The Rapidian

Marie Catrib's serves up Lebanese and Yooper influences

The popularity of this restaurant is well deserved, and I see why customer reviews have given them a 4½-star rating. There is a good selection local vegan, vegetarian and hearty meaty dishes for the carnivores here.
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Marie Catrib's Info

M-F 7 a.m.-11 a.m. (Breakfast)
M-F 11 a.m.-8 p.m. (Lunch/Dinner)
Sat 8 a.m.-12 p.m. (Breakfast)
Sat 12 p.m.-4 p.m. (Lunch)

(616) 454-4020

Attire: casual
Price range: $11 to $30

For more information
see Marie Catrib’s website

Local homemade cuisine
The above phrase excited me when my friends told me we were dining at Marie Catrib’s, known for its quality food. This popular multi-service restaurant is a hearty member of Local First, an organization dedicated to supporting local business ownership, whose banner sits proudly on the restaurant’s wall. Even the pictures there reminded me of local art I’ve seen hanging at Sanctuary Folk Art, a downtown gallery.

According to The Grand Rapids Press in 2005, the year the restaurant opened, Marie Catrib’s was given the Best New Business Award by the Neighborhood Business Awards. As I have discovered here, a great local focus intertwines with pleasant service and local food at this restaurant.

The service
I found the popularity of this restaurant to be quite well deserved, and the experience left me understanding why customer reviews have given them a 4½-stars, as rated on such review sites as Google, Tripadvisor, Urbanspoon, and Yelp. Our waitress was not only efficient, but helpful in answering our questions and providing recommendations.

The food
Perusing the menu, one can see the Lebanese and Yooper influences that have entered the fare via the journey of its owner, Marie Catrib.

Back in Lebanon, the owner used to make a mess of the kitchen dishes, yet the cooking spirit never left Catrib. She moved to Michigan and started a couple of eateries in the Upper Peninsula. She attended cooking school and learned to make pastries for 700 retirees during an internship. Likely the seed of the line of baked goods available first took root there. Finally, urged on by her son, Fouad Catrib, she started a restaurant here in Grand Rapids. Thus, the menu has taken on the full flavor of its owner’s journey.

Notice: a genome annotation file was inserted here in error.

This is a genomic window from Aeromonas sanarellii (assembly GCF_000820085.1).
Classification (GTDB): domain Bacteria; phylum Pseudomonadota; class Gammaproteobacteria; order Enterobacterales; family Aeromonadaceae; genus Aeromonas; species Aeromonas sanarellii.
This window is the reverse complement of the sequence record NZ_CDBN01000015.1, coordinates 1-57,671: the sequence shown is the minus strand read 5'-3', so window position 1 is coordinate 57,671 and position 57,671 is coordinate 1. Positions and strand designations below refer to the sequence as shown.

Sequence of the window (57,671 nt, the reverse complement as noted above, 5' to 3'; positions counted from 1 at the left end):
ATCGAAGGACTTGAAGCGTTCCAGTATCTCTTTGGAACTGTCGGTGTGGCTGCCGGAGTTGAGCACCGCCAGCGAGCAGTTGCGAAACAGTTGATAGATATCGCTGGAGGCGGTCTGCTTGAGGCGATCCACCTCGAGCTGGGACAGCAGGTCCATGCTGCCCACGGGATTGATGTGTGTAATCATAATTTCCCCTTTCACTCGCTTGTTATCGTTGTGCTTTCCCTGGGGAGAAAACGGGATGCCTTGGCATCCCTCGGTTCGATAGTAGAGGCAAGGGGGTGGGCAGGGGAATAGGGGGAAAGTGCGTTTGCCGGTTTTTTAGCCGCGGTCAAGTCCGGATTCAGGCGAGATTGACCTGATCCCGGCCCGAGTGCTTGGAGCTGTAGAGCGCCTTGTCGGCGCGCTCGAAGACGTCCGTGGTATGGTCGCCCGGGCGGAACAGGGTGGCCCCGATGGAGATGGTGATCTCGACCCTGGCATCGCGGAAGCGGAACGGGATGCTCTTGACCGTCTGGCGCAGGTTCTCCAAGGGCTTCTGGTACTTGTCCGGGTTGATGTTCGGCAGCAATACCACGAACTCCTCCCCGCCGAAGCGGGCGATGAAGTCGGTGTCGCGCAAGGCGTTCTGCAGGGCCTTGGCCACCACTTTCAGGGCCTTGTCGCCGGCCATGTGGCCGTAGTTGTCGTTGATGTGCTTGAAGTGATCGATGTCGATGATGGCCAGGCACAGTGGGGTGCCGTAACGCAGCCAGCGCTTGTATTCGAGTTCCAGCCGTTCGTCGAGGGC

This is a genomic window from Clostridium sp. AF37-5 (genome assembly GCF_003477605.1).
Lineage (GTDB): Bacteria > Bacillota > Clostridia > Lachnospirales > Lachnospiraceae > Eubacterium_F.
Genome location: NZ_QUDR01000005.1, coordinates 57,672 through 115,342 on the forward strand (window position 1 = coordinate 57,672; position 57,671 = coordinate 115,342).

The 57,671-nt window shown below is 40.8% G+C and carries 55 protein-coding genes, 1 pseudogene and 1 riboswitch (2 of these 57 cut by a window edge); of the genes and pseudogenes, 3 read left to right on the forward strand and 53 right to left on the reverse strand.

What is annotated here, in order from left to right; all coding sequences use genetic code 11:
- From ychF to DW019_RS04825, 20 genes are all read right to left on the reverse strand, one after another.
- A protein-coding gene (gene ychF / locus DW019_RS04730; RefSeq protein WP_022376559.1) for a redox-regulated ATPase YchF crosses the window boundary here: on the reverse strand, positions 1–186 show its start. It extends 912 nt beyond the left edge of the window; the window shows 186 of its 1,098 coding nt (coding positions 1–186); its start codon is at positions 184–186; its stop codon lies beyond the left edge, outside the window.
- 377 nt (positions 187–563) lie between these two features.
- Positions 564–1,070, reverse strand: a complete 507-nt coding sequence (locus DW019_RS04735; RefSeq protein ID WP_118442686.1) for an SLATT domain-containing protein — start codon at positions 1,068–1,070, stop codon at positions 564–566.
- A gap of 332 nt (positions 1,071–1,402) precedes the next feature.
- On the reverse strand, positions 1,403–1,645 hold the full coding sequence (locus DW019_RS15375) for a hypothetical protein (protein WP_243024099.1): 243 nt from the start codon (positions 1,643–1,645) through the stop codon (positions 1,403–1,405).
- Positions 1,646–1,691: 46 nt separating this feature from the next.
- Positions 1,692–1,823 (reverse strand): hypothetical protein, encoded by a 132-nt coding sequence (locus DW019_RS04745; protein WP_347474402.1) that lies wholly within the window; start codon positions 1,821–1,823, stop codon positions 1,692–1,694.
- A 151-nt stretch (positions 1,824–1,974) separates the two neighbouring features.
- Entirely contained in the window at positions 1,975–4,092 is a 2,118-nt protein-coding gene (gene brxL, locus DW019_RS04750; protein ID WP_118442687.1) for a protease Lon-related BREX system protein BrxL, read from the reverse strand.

One of those flavors comes from the Middle Eastern-inspired taboule available the delicatessen. It has the appearance of a green chutney mixed with little bits of tomato and garlic together with the pleasant taste of citrus and parsley. The other flavors manifested themselves in our meals.

My friends and I ordered some of the more popular dishes: the vegan Larry David for me and the Handyman and Salmon Surprise for them.

When my vegan Larry David arrived, I looked curiously at this sandwich layered with spinach, tomato, spicy tomato jam, grilled onions and garlic veganaise, served on my choice of branny oat bread. I removed its decorative toothpick and took a bite of its four-inch-tall goodness. At its heart was their vegan burger, a nice mixture of wild rice, lentils, onion and tomato.

Along with full flavor food, the restaurant strives to source ingredients locally as a way to support the local community. Local ingredients are often fresher and thus tastier. Providing full-flavor food has been one of the restaurant’s goals from the get-go. My friends ordered some tasty dishes as well.

One friend ordered the popular Salmon Surprise because she loves supporting local businesses and because it was a wild catch, because she wanted it to be natural, the way it is supposed to be. She really enjoyed the flavors and the bread.

Another friend ordered the popular Handyman, also vegan. Although she remarked that its tofu was good, it was not her thing. The avocados did upset the sandwich slightly, as they did not physically fit well and, as she noted, were hard. Nevertheless, she really enjoyed the bread. All of us agreed was that the bread was the best part of our dishes.

The cost
All these things came at a fair price of about $9 per sandwich and between about $2 to $4 for every other item on the menu.

The delicatessen
The restaurant has its own delicatessen, the long form of deli, where specialty items are sold. This one, in the back of the restaurant, sells a selection of vegan and gluten-free foods, as well as deli items such as the taboule mentioned above.

Marie Catrib’s has a lot to offer for a decent price, all under one local banner. It’s a restaurant, bakery, deli, takeout, caterer and online store all in one. Their focus on full-flavor food and community results in a pleasant mixture of both. Marie Catrib’s is one restaurant where I look forward to experiencing their local, fresh goodness again.

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